Extracts from Journals / For your Resource Centre - February 2009


Zinc Supplements Reduce Diarrhoea in Drug Users with HIV

Persistent diarrhoea affects the great majority of patients with HIV/AIDS, resulting in malabsorption, weight loss and reduced survival. Dr. Campa from Florida International University and colleagues randomised 231 HIV-positive drug users with diagnosed zinc deficiency, 62.3% of whom were on antiretroviral therapy, to receive either zinc supplements or a placebo. Men received 15 mg while women received 12 mg daily for a year.


Zinc supplementation cut the episodes of diarrhoea in half. Specifically, the prevalence of diarrhoea was 14.1% and 29.3% in the zinc-supplemented patients and the controls, respectively. Zinc supplements produced a significant benefit even after accounting for confounding factors like HAART, viral load and CD4+ cell counts. Dr. Campa and colleagues conclude that zinc supplementation is a safe and effective adjunct therapy for HIV-associated diarrhoea.

Extracted from email sent to [email protected] on 8/10/08 by C. Vidya Shankar, MD


HIV, antiretroviral treatment, and HIV sexual transmission: what’s new?

Many factors affect the risk of HIV transmission from one individual to another. These include structural, social and biological aspects of both the individual and the virus. One of the most important factors is the level of circulating virus in the blood or other body fluids including semen, vaginal secretions and, in mother to child transmission, breast milk.

Reducing the viral load in a person living with HIV by antiretroviral treatment greatly reduces the risk of HIV transmission. In studies of couples where one partner is positive and the other negative no transmissions have been reported when viral loads are below a certain level.

For individuals, understanding the issues of HIV transmission while on antiretroviral treatment will allow them to make decisions about their sexual relationships with long term partners, including the use of protection and decisions about conception. There are several important caveats when advising HIV positive individuals about the risk of sexual transmission while on long term suppressive antiretroviral treatment. These need to be dealt with at individual level and require clear unambiguous messages about risk.

At a population level the possibility exists that increasing the number of people who are aware of their HIV status and are on antiretroviral treatment may help reduce the number of new cases of HIV (incidence). Although we cannot treat our way out of the HIV epidemic, identifying and treating people living with HIV is of benefit in itself and for the prevention effect. Although it still needs to be understood that this is useful as one tool in the prevention portfolio.

There is an urgent need to scale up comprehensive country and population specific HIV prevention in order to properly address the 2.5 million new infections that occur every year.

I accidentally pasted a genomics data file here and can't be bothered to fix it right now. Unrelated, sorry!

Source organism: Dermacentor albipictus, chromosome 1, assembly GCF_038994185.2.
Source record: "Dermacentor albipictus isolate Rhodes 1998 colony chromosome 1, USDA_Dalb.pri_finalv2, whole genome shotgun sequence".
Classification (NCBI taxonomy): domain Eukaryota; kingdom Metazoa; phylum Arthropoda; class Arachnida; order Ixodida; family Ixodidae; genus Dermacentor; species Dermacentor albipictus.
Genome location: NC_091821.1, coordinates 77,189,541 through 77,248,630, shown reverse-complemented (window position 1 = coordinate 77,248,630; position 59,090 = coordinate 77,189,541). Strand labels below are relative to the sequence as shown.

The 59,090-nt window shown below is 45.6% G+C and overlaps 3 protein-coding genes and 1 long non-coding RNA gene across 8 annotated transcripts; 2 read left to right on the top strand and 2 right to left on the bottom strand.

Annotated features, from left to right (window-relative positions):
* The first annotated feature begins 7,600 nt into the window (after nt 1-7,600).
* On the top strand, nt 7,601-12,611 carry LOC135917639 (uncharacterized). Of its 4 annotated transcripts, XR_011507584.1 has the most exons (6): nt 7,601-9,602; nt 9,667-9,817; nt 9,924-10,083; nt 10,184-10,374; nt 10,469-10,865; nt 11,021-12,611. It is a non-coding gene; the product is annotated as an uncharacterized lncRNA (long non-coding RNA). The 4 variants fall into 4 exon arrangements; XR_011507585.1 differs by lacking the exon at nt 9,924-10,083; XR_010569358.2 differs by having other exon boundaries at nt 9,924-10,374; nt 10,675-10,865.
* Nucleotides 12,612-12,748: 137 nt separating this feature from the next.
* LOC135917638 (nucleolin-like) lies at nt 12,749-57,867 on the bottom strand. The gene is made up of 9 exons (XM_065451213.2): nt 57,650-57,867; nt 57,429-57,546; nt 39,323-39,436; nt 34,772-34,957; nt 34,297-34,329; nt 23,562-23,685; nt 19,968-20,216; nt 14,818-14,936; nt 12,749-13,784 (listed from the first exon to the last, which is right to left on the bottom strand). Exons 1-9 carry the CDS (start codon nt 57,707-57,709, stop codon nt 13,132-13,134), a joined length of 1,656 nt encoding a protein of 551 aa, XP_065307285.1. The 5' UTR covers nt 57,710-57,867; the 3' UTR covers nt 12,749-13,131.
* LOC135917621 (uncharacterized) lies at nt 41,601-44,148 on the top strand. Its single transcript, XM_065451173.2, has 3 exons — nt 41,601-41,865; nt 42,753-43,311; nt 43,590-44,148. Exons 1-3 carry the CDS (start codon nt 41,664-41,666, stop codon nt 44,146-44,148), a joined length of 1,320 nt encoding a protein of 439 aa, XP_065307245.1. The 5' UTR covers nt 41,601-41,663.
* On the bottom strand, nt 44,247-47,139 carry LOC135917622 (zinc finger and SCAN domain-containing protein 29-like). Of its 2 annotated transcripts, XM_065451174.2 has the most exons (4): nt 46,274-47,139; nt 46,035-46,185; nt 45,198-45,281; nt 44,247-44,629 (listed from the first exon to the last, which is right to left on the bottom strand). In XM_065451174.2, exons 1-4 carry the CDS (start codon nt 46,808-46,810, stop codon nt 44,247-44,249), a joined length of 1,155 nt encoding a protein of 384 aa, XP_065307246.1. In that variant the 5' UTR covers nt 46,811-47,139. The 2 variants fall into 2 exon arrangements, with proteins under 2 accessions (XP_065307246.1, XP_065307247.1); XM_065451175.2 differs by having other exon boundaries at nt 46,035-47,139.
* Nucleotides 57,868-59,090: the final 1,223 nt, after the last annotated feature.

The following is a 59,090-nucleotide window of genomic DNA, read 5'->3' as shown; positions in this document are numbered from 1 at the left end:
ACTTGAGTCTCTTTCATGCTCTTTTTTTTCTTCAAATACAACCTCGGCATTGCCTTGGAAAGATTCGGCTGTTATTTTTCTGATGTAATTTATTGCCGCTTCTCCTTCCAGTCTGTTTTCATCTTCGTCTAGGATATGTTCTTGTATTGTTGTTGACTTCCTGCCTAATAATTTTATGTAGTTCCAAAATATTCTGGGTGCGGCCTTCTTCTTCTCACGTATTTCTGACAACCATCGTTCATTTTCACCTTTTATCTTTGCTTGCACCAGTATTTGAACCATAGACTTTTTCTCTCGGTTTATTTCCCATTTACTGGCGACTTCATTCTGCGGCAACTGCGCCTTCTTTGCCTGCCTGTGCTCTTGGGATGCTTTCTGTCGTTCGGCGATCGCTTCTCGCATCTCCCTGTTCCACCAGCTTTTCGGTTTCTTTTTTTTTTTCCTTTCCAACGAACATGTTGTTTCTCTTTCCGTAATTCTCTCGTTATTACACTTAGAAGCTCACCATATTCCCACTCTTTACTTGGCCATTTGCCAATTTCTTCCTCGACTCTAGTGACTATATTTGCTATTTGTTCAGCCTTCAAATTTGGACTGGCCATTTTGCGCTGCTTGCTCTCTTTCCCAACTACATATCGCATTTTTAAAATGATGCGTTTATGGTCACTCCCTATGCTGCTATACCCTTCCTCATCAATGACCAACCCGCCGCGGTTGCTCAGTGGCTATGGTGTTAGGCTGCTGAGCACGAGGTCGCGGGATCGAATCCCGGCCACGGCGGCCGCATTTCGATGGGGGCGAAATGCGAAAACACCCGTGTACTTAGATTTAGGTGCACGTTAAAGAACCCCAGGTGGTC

Summary of an article by Ade Fakoya, senior adviser on HIV and health services in the Alliance secretariat’s HIV Best Practice Unit and extracted from The Loop - News from the International HIV/AIDS Alliance: Nov. 2008 http://www.aidsalliance.org.

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Congo-Kinshasa: Pre-eclampsia reduction

A diet rich in vegetables and increased physical activity lowered the risk of pregnancy-induced hypertension (pre-eclampsia) among rural women in the DR Congo. Pre-eclampsia incidence was 33.3% in pregnant women with rare daily servings of vegetables and little physical activity, compared to only 3.7% in those with three or more daily servings of vegetables and daily physical activity.
"Diets rich in vegetables and physical activity are associated with a decreased risk of pregnancy induced hypertension among rural women from Kimpese, DR Congo"
Extract from Nigerian Journal of Medicine 2008; 17(3): 265-269 http://www.ajol.info/viewarticle.php?jid=278&id=42662



Nutrition and Tuberculosis: A review of the literature and considerations for TB control program 

 This paper reviews the scientific literature on the role of nutrition in TB disease, summarises key findings and knowledge gaps, and investigates related programmatic experience. The primary target audiences are nutrition program managers in Africa and technical advisors in TB programs.


Based on the information in this report, it is clear that TB affects nutritional status. Many patients with active TB experience severe weight loss and some show signs of vitamin and mineral deficiencies. Persons with TB/HIV co-infection are even worse off nutritionally. However, the evidence surrounding best practices for nutritional management is very limited. HIV is one of the most important factors contributing to the increase in active TB cases in sub-Saharan Africa.

Published by Africa's Health in 2010 project/AED April 2008. Download at

For your resource centre

1. Free DVDs and CDs

  • See list of TALC CDs on page 13.


  • The free Tuberculosis Case Management CD-ROM, produced by the USAID-supported Quality Assurance Project/ Health Care Improvement Project, is for training health workers in TB diagnosis and treatment, using the World Health Organization's Directly Observed Therapy Short-Course (DOTS) approach. Users can practice and apply mastery of DOTS on simulated cases and improve treatment and diagnostic decisions using computer-generated feedback on their performance. Trials indicated that health workers learnt faster from this program than traditional paper-based training. Copies of the CD are free to health workers in Southern Sudan without access to overseas funds. For details and to order the CD email [email protected]. The project also publishes online materials on child survival, HIV and AIDS, malaria, reproductive health and family planning, safe motherhood and TB at http://www.qaproject.org.


  • The Unified Medical Dictionary is a free CD that is available from the World Health Organization, Eastern Mediterranean Regional Office. To request a copy contact M. Mazen Al Abbar,  [email protected]